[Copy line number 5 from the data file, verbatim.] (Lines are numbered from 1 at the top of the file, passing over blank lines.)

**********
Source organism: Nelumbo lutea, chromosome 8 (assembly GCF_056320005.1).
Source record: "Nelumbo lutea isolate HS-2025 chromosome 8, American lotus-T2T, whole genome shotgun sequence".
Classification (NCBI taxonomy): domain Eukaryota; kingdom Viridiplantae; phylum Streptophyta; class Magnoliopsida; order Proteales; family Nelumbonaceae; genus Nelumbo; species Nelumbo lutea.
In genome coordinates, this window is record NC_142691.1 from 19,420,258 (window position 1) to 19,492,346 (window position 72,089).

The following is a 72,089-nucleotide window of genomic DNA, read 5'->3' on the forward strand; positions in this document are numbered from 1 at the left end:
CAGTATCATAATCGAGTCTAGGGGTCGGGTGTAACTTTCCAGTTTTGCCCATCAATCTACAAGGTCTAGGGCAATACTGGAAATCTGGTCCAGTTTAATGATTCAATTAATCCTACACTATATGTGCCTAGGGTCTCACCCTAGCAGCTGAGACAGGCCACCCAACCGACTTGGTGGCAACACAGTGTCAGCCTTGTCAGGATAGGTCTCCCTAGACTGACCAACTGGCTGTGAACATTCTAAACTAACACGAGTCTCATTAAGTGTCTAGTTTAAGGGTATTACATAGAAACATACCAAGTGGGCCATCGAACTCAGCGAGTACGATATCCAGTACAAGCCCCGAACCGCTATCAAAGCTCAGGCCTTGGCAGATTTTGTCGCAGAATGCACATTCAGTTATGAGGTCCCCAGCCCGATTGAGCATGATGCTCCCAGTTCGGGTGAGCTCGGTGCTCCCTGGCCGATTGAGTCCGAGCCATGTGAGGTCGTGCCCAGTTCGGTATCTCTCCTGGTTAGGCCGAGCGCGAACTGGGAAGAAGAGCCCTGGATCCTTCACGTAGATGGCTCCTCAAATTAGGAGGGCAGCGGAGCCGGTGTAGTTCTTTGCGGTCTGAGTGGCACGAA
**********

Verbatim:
The following is a 72,089-nucleotide window of genomic DNA, read 5'->3' on the forward strand; positions in this document are numbered from 1 at the left end: